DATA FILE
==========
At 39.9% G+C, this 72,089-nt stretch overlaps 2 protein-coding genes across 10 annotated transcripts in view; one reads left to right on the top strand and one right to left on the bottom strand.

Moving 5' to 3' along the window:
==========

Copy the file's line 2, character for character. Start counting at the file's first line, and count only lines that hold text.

Moving 5' to 3' along the window: